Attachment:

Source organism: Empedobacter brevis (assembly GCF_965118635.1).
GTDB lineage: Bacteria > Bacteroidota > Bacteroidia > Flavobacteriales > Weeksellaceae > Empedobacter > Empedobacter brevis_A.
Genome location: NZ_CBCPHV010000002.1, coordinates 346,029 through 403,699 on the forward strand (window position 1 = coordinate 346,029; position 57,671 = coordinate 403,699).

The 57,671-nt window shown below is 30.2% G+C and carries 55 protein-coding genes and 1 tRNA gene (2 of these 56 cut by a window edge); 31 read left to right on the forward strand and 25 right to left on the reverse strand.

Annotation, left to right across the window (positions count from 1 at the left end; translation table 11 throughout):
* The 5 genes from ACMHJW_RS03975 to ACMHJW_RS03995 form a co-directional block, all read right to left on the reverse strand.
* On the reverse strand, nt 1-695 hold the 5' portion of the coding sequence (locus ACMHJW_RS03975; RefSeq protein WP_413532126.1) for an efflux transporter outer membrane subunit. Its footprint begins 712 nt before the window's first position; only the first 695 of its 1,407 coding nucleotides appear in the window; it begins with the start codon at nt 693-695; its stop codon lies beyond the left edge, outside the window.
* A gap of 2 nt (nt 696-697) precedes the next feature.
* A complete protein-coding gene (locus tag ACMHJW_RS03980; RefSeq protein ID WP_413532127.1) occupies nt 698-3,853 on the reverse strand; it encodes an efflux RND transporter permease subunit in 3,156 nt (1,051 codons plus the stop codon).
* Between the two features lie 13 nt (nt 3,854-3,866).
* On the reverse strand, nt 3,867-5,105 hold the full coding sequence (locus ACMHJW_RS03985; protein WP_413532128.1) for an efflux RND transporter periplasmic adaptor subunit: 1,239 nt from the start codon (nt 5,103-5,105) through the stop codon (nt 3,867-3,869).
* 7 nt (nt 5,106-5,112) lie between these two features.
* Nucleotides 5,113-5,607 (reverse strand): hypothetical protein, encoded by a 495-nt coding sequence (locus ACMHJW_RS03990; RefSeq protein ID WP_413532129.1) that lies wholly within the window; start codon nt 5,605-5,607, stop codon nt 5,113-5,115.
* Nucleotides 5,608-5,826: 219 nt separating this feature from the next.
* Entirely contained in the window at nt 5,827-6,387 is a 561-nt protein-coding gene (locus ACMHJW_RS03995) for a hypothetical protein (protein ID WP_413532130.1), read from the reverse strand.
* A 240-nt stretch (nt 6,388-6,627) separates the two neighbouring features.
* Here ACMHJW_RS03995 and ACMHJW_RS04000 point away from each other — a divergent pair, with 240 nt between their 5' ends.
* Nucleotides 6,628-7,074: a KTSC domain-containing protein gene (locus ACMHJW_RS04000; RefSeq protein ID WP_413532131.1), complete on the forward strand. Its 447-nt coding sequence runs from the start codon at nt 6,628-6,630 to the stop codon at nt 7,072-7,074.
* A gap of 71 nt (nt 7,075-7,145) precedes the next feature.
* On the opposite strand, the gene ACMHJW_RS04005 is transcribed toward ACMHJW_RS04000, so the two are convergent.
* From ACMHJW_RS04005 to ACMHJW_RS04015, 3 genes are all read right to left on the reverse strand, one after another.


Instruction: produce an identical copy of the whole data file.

Source organism: Empedobacter brevis (assembly GCF_965118635.1).
GTDB lineage: Bacteria > Bacteroidota > Bacteroidia > Flavobacteriales > Weeksellaceae > Empedobacter > Empedobacter brevis_A.
Genome location: NZ_CBCPHV010000002.1, coordinates 346,029 through 403,699 on the forward strand (window position 1 = coordinate 346,029; position 57,671 = coordinate 403,699).

The 57,671-nt window shown below is 30.2% G+C and carries 55 protein-coding genes and 1 tRNA gene (2 of these 56 cut by a window edge); 31 read left to right on the forward strand and 25 right to left on the reverse strand.

Annotation, left to right across the window (positions count from 1 at the left end; translation table 11 throughout):
* The 5 genes from ACMHJW_RS03975 to ACMHJW_RS03995 form a co-directional block, all read right to left on the reverse strand.
* On the reverse strand, nt 1-695 hold the 5' portion of the coding sequence (locus ACMHJW_RS03975; RefSeq protein WP_413532126.1) for an efflux transporter outer membrane subunit. Its footprint begins 712 nt before the window's first position; only the first 695 of its 1,407 coding nucleotides appear in the window; it begins with the start codon at nt 693-695; its stop codon lies beyond the left edge, outside the window.
* A gap of 2 nt (nt 696-697) precedes the next feature.
* A complete protein-coding gene (locus tag ACMHJW_RS03980; RefSeq protein ID WP_413532127.1) occupies nt 698-3,853 on the reverse strand; it encodes an efflux RND transporter permease subunit in 3,156 nt (1,051 codons plus the stop codon).
* Between the two features lie 13 nt (nt 3,854-3,866).
* On the reverse strand, nt 3,867-5,105 hold the full coding sequence (locus ACMHJW_RS03985; protein WP_413532128.1) for an efflux RND transporter periplasmic adaptor subunit: 1,239 nt from the start codon (nt 5,103-5,105) through the stop codon (nt 3,867-3,869).
* 7 nt (nt 5,106-5,112) lie between these two features.
* Nucleotides 5,113-5,607 (reverse strand): hypothetical protein, encoded by a 495-nt coding sequence (locus ACMHJW_RS03990; RefSeq protein ID WP_413532129.1) that lies wholly within the window; start codon nt 5,605-5,607, stop codon nt 5,113-5,115.
* Nucleotides 5,608-5,826: 219 nt separating this feature from the next.
* Entirely contained in the window at nt 5,827-6,387 is a 561-nt protein-coding gene (locus ACMHJW_RS03995) for a hypothetical protein (protein ID WP_413532130.1), read from the reverse strand.
* A 240-nt stretch (nt 6,388-6,627) separates the two neighbouring features.
* Here ACMHJW_RS03995 and ACMHJW_RS04000 point away from each other — a divergent pair, with 240 nt between their 5' ends.
* Nucleotides 6,628-7,074: a KTSC domain-containing protein gene (locus ACMHJW_RS04000; RefSeq protein ID WP_413532131.1), complete on the forward strand. Its 447-nt coding sequence runs from the start codon at nt 6,628-6,630 to the stop codon at nt 7,072-7,074.
* A gap of 71 nt (nt 7,075-7,145) precedes the next feature.
* On the opposite strand, the gene ACMHJW_RS04005 is transcribed toward ACMHJW_RS04000, so the two are convergent.
* From ACMHJW_RS04005 to ACMHJW_RS04015, 3 genes are all read right to left on the reverse strand, one after another.